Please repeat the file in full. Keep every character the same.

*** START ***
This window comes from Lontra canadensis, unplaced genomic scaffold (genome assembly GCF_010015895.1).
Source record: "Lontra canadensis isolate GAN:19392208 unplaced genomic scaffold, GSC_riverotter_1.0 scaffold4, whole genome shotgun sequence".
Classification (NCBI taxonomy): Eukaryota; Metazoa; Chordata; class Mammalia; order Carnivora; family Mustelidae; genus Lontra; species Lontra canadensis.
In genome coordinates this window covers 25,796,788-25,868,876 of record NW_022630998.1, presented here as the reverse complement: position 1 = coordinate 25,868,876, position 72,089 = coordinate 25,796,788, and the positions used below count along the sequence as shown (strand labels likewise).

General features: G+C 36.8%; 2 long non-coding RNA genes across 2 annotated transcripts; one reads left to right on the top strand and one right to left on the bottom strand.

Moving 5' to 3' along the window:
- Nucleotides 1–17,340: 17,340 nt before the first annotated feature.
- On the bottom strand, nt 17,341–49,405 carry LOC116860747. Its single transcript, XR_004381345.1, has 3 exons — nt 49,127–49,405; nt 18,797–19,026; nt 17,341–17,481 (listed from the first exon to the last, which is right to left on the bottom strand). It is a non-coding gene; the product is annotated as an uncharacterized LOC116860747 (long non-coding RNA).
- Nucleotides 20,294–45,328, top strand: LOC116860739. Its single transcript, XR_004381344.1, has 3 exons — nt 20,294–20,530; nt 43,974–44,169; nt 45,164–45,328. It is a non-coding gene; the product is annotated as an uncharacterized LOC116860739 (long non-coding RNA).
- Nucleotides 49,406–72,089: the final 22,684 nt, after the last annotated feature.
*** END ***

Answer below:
This window comes from Lontra canadensis, unplaced genomic scaffold (genome assembly GCF_010015895.1).
Source record: "Lontra canadensis isolate GAN:19392208 unplaced genomic scaffold, GSC_riverotter_1.0 scaffold4, whole genome shotgun sequence".
Classification (NCBI taxonomy): Eukaryota; Metazoa; Chordata; class Mammalia; order Carnivora; family Mustelidae; genus Lontra; species Lontra canadensis.
In genome coordinates this window covers 25,796,788-25,868,876 of record NW_022630998.1, presented here as the reverse complement: position 1 = coordinate 25,868,876, position 72,089 = coordinate 25,796,788, and the positions used below count along the sequence as shown (strand labels likewise).

General features: G+C 36.8%; 2 long non-coding RNA genes across 2 annotated transcripts; one reads left to right on the top strand and one right to left on the bottom strand.

Moving 5' to 3' along the window:
- Nucleotides 1–17,340: 17,340 nt before the first annotated feature.
- On the bottom strand, nt 17,341–49,405 carry LOC116860747. Its single transcript, XR_004381345.1, has 3 exons — nt 49,127–49,405; nt 18,797–19,026; nt 17,341–17,481 (listed from the first exon to the last, which is right to left on the bottom strand). It is a non-coding gene; the product is annotated as an uncharacterized LOC116860747 (long non-coding RNA).
- Nucleotides 20,294–45,328, top strand: LOC116860739. Its single transcript, XR_004381344.1, has 3 exons — nt 20,294–20,530; nt 43,974–44,169; nt 45,164–45,328. It is a non-coding gene; the product is annotated as an uncharacterized LOC116860739 (long non-coding RNA).
- Nucleotides 49,406–72,089: the final 22,684 nt, after the last annotated feature.